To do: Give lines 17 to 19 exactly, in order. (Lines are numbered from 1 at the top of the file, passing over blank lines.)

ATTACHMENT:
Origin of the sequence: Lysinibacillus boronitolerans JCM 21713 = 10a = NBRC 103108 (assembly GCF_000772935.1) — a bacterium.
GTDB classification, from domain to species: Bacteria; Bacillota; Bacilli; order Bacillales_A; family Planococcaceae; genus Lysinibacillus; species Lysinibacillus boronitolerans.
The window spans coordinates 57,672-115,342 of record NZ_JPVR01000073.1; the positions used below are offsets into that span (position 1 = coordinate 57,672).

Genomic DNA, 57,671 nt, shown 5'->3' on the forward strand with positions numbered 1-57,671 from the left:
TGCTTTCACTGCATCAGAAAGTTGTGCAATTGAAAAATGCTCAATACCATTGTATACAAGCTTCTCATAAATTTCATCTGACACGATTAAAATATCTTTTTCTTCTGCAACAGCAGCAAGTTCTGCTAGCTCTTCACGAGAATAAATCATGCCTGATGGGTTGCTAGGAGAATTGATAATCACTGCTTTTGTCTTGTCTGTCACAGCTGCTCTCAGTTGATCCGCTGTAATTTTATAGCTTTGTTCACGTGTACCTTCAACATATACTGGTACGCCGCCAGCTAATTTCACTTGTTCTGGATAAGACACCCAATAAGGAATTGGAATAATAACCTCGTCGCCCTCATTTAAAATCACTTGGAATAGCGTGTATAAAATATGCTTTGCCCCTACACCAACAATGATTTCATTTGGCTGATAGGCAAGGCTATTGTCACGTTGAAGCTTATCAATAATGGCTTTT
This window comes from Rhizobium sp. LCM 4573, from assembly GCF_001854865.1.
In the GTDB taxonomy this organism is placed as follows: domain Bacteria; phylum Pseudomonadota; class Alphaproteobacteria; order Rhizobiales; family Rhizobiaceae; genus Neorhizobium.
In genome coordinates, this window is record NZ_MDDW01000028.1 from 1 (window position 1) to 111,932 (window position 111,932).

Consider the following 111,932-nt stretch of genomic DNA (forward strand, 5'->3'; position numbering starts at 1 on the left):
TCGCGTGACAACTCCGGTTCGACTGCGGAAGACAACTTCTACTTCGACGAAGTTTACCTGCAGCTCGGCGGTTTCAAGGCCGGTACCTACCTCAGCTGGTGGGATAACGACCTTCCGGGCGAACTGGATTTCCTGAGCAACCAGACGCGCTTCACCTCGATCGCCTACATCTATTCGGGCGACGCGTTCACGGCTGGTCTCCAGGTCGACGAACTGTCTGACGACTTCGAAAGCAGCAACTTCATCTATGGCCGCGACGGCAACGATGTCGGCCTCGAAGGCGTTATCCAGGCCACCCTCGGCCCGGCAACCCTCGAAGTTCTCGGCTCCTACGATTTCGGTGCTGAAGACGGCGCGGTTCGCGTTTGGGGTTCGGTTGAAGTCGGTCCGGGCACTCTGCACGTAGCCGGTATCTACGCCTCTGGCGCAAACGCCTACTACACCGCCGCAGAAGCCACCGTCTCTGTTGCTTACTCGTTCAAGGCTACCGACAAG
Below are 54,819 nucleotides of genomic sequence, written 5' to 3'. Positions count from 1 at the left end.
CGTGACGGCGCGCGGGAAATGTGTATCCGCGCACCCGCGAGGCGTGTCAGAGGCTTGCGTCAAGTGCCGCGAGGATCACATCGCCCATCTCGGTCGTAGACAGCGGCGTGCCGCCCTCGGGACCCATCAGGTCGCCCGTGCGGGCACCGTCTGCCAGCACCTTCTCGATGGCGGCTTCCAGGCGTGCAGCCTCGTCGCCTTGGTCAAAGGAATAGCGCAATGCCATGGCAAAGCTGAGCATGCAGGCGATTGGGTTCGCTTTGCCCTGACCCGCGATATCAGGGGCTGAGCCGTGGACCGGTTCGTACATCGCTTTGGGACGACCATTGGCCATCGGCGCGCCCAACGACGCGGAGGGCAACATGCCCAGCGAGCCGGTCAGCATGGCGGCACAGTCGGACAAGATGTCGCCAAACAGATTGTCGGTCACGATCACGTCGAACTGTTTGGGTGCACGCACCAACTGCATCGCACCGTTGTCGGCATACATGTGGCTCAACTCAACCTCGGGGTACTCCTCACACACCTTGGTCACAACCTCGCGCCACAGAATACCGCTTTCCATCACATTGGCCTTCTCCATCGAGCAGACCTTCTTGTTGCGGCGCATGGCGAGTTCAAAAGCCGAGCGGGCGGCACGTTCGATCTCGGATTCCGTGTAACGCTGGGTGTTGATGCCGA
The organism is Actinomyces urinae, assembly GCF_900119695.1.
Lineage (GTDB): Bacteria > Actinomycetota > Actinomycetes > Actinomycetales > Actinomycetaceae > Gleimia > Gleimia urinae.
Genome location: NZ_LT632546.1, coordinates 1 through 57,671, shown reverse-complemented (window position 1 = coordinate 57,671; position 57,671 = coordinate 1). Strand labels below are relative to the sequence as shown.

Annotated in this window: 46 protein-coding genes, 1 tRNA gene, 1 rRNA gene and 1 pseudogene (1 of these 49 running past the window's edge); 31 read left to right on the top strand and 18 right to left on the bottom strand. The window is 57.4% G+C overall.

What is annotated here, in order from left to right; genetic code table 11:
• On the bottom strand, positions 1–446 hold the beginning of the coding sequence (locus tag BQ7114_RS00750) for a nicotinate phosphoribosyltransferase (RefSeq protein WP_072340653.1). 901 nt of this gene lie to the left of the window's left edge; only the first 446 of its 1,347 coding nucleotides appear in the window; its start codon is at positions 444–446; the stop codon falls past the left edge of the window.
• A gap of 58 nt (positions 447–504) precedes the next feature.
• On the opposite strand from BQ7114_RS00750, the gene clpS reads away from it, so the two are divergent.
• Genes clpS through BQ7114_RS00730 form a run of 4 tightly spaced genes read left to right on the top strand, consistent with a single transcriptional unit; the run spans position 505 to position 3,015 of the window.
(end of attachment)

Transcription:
What is annotated here, in order from left to right; genetic code table 11:
• On the bottom strand, positions 1–446 hold the beginning of the coding sequence (locus tag BQ7114_RS00750) for a nicotinate phosphoribosyltransferase (RefSeq protein WP_072340653.1). 901 nt of this gene lie to the left of the window's left edge; only the first 446 of its 1,347 coding nucleotides appear in the window; its start codon is at positions 444–446; the stop codon falls past the left edge of the window.
• A gap of 58 nt (positions 447–504) precedes the next feature.